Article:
Definitions: Consider on a fixed smooth manifold $M$ the space $\text{Met}(M)$ of Riemannian metrics on $M.$ This lives inside an infinite dimensional topological vector space (in fact, in is a Frechet space).

Two metrics $h,g \in \text{Met}(M)$ are said to be conformally equivalent if there exists a nonvanishing (a fortiori positive) smooth function $f$ such that $g(-,-)=fh(-,-).$ This defines an equivalence relation on $Met(M).$ We define the quotient space $\text{Conf}(M):= \text{Met}(M)/\{\text{conformal equivalence}\}$ and endow it with the quotient topology.

My question: It's clear that $\text{Met}(M)$ is contractible since any two metrics can be joined by a straight-line homotopy. Is it true that $\text{Conf}(M)$ is also contractible?

Note that we have the fiber sequence $\{\text{positive functions on M}\} \to \text{Met}(M) \to \text{Conf}(M).$ Since the first two spaces are contractible by straight-line homotopies, it follows from the long exact sequence on homotopy groups that $\text{Conf}(M)$ has vanishing homotopy groups. If this space had the homotopy type of a CW complex, it would be contractible by Whitehead's theorem. However I don't see why it would have the homotopy type of a CW complex...

  • $\begingroup$ It suffices to show that this is a metrizable manifold by a theorem of Palais. But I think this is straightforward, as it's locally modeled on a Frechet space modded out by a closed subspace. $\endgroup$
    – user98602
    Oct 3 '16 at 3:28
  • $\begingroup$ You should state which topology you are using on $Met(M)$ for the question to make sense. Also, $Met(M)$ is not a vector space; the natural structure is the one of an open convex subset of a metric space. $\endgroup$ Oct 5 '16 at 22:55

Since you did not specify the topology on the space of conformal classes, I will make up my own. Namely, the set of conformal structures on $M^n$ can be identified with the set of reductions of the frame bundle to the bundle whose structure group is the conformal group $CO(n)\cong R_+\times O(n)$. In other words, this is the set of sections of the bundle $E$ over $M$ whose fibers are copies of $F=GL(n,R)/CO(n)$, which is a contractible manifold. I will therefore equip $Conf(M)$ with the $C^\infty$-compact-open topology on the space of sections of $E\to M$. Now my answer to this question proves that $Conf(M)$ is contractible.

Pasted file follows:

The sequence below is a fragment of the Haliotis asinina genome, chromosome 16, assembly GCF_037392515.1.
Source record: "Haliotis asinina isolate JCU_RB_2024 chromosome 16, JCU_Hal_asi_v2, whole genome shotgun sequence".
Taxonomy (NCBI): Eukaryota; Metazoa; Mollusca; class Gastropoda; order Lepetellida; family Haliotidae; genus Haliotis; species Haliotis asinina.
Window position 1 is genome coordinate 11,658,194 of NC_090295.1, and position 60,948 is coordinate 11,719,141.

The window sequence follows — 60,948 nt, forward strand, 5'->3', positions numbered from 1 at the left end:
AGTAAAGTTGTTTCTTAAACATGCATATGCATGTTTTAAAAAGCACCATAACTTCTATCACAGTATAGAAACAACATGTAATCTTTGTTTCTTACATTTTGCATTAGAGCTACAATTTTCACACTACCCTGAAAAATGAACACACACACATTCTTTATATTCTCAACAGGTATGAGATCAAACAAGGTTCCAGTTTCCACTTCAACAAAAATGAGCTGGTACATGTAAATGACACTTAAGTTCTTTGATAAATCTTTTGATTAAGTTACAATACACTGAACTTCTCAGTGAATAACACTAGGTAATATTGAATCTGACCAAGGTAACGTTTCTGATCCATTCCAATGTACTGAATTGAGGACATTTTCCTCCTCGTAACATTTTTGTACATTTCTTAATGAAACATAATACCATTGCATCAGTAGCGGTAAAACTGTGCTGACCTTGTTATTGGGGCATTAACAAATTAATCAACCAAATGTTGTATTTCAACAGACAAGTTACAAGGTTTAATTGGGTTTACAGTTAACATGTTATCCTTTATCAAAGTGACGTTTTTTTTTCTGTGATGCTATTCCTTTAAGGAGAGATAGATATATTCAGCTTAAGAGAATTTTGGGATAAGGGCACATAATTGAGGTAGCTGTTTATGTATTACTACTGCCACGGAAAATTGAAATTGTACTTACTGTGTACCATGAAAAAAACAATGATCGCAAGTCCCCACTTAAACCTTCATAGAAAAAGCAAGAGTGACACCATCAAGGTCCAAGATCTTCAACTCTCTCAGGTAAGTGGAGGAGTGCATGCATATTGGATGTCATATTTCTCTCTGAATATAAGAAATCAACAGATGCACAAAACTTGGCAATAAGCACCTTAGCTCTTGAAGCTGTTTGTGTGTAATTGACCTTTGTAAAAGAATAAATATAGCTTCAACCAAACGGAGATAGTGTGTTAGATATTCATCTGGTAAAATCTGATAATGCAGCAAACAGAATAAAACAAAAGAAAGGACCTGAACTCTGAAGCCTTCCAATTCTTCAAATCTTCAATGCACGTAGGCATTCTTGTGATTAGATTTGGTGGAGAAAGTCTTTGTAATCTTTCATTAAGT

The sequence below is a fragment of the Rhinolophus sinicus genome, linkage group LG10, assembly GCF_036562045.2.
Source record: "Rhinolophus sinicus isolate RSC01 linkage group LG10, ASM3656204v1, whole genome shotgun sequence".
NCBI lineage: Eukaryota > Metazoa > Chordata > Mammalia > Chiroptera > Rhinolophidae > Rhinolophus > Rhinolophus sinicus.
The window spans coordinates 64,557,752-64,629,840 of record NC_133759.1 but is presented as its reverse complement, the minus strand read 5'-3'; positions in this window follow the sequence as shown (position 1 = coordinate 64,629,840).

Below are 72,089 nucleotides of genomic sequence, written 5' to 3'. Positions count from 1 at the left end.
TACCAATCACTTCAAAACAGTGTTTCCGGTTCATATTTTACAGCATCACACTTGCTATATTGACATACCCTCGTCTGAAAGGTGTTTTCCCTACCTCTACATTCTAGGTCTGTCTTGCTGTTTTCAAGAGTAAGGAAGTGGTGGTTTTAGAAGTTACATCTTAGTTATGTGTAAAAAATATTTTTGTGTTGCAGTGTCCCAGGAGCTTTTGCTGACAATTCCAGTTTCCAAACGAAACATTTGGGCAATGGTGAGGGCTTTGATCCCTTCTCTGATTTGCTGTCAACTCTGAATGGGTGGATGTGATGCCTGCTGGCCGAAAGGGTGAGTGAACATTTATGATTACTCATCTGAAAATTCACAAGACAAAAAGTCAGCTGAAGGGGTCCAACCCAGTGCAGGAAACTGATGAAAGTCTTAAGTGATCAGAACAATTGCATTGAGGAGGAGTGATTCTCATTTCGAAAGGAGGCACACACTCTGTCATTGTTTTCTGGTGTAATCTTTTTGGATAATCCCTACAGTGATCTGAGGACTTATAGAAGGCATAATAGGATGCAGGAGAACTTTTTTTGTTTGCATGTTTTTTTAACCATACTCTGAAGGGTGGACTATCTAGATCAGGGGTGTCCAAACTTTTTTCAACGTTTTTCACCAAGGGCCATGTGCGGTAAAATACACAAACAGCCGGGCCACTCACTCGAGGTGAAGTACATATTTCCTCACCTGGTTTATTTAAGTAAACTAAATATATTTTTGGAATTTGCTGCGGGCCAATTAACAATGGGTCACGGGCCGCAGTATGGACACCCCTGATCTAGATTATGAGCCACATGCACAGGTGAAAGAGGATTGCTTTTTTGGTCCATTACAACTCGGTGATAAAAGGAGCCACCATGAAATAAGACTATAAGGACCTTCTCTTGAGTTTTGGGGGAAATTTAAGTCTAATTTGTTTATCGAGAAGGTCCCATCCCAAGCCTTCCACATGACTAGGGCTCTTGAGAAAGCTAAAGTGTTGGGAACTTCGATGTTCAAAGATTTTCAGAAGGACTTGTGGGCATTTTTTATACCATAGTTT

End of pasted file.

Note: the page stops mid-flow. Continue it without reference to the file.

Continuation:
• $\begingroup$ Thanks for your answer. Do you mind explaining why $F$ is contractible? $\endgroup$ Oct 10 '16 at 14:24
  • $\begingroup$ @MichaelAlbanese: There are two ways to see this. One is to observe that this space is diffeomorphic to $SL(n,R)/SO(n)$, which is the symmetric space for the group $SL(n,R)$ and, hence, has nonpositive curvature and hence is contractible by Cartan-Hadamard theorem. The second is to not that $GL(n,R)/O(n)$ is the convex cone of positive definite bilinear forms and hence, contractible. The multiplicative group $R_+$ acts on this space by scaling making it a principal fiber bundle which has to be trivial since it admits a section, coming from symmetric matrices with unit determinant. $\endgroup$ Oct 10 '16 at 15:07
  • $\begingroup$ Hence, this principal fibre bundle is trivial. Thus, its base is contractible. $\endgroup$ Oct 10 '16 at 15:08

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